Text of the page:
Day 9 - Saskatoon
Trip Start Aug 13, 2012
18Trip End Ongoing
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There are four crops that alternate in the farms along the highway -- canola, barley, wheat and hay. In Alberta they were harvesting the first three. In Saskatchewan much of the barley and wheat seemed to be still green -- don't ask me why -- but they were also busy bringing in the canola. The fields are enormous. So is the machinery. It all seems rich and prosperous. There is no drought here. New silos can be seen at the farm level, and new grain elevators seem to have been built at the railroad stations.
As an overlay to the farming, oil and gas extraction is still going great guns -- all the way from Eastern BC through Alberta to half way across Saskatchewan. The on-farm well head installations changed though coming out of Lloydminster (the provincial border). They are now either one, or two, large black cylinders some 30 to 40 feet high -- flat on top, not to be confused with the bright aluminum silos of about the same size, for grain. These black blobs are scattered across the plains -- at intervals of quarter to half a mile. Large refineries can be seen in Edmonton, and in the prairies.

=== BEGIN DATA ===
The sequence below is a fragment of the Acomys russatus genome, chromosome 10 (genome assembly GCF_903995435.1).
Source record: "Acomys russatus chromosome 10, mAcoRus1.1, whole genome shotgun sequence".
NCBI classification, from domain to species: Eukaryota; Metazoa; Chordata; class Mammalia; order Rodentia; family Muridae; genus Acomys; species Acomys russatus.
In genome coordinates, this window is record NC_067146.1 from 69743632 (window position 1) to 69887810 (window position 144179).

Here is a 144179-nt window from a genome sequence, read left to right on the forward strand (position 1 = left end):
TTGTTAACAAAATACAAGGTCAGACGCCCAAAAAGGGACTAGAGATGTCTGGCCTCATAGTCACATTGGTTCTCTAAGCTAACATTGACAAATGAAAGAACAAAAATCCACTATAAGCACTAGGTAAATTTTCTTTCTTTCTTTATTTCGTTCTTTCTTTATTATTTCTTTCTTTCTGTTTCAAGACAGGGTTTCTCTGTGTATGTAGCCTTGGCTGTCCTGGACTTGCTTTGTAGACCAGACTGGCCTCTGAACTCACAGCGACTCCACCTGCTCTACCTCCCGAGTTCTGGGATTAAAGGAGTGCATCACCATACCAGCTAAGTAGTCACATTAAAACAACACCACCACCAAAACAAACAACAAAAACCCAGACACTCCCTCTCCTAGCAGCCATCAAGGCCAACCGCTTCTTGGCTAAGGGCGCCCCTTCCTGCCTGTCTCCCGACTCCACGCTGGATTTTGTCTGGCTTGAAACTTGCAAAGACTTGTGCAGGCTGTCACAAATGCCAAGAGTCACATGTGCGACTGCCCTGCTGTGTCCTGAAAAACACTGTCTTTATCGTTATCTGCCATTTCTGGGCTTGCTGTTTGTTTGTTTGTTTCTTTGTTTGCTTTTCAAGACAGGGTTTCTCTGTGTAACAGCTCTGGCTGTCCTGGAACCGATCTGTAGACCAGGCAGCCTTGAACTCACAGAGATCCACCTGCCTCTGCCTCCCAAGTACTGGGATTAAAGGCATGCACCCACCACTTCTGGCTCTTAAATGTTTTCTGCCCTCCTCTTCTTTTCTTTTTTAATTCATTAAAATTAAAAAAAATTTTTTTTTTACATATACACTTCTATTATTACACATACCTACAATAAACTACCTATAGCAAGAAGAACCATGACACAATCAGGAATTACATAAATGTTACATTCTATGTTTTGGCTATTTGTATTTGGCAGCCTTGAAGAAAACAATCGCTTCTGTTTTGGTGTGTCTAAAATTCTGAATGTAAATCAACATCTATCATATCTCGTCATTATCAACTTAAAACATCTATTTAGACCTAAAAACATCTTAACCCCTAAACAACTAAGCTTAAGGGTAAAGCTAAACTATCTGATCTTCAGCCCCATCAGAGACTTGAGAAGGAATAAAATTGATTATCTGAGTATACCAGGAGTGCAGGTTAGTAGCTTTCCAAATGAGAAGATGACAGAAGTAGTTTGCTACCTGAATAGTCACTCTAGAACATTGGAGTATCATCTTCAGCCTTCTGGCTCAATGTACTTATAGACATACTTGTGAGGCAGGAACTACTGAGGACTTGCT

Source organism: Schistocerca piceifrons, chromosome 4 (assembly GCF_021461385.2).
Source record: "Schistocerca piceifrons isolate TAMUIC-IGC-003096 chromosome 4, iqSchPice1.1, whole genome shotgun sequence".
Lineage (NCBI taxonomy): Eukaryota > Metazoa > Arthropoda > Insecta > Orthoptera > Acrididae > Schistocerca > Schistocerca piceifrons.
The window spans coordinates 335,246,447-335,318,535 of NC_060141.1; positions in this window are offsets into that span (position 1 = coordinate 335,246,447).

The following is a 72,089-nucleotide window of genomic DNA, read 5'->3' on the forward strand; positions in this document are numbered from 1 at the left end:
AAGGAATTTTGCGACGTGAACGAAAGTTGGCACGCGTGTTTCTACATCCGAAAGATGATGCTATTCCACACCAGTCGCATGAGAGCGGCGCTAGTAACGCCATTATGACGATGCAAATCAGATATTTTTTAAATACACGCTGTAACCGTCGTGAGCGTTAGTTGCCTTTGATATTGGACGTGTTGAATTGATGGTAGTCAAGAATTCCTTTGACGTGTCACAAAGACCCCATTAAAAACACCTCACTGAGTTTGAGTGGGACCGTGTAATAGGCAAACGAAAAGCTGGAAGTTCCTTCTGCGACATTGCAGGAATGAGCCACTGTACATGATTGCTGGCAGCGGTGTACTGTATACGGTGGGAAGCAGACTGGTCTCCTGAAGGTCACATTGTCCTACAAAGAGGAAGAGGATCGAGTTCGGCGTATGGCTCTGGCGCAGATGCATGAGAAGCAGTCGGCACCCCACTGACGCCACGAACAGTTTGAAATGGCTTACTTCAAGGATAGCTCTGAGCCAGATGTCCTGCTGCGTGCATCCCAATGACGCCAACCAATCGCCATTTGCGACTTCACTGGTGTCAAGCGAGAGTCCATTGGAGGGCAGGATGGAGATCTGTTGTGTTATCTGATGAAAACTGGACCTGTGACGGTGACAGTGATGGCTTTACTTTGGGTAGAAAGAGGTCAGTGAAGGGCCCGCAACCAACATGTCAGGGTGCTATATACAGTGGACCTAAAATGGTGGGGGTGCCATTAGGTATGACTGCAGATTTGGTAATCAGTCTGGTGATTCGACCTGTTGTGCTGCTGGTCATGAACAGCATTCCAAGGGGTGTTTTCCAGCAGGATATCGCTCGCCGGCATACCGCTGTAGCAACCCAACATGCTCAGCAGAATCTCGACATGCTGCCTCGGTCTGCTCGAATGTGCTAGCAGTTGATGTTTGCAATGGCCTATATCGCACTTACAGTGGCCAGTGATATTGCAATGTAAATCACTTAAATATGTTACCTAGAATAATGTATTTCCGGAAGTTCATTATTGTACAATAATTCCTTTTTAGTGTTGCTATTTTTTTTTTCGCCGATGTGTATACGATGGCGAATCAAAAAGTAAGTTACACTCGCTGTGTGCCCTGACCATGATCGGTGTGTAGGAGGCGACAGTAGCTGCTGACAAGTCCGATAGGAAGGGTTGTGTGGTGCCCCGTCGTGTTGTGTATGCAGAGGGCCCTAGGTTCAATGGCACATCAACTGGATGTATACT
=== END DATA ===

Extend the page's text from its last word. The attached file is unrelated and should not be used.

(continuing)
I am following the Yellowhead Highway, Canada's route 16, which slopes Southeast from Prince George (in BC) down to Thunder Bay (in Ontario). The experience is very similar indeed to driving US Highway 2 across the midwest. It is NOT a freeway, and goes through the middle of each town. It has stoplights and intersections. The highway is usually divided, with a two lane road in each direction. Not much traffic on it, and all going at 65 to 75 miles an hour. There are differences though. In the Western Plains of the US, route 2 goes through a very high, dry grassy plateau with few inhabitants or breaks in the flatness. Here, while flat, the land is lower, and is all farmed intensively. One crosses a small town every 15 minutes. The road even turns every now and then -- even though there is little relief to avoid. The region is drained by two huge rivers. The North Saskatchewan flows East, and the road has been following it since Edmonton (which lies on its banks). The South Saskatchewan comes up and joins it North of Saskatoon at Prince Albert. There is something majestic and comforting about a river. It is wonderful to discover them when you get to town -- they are normally invisible from the road.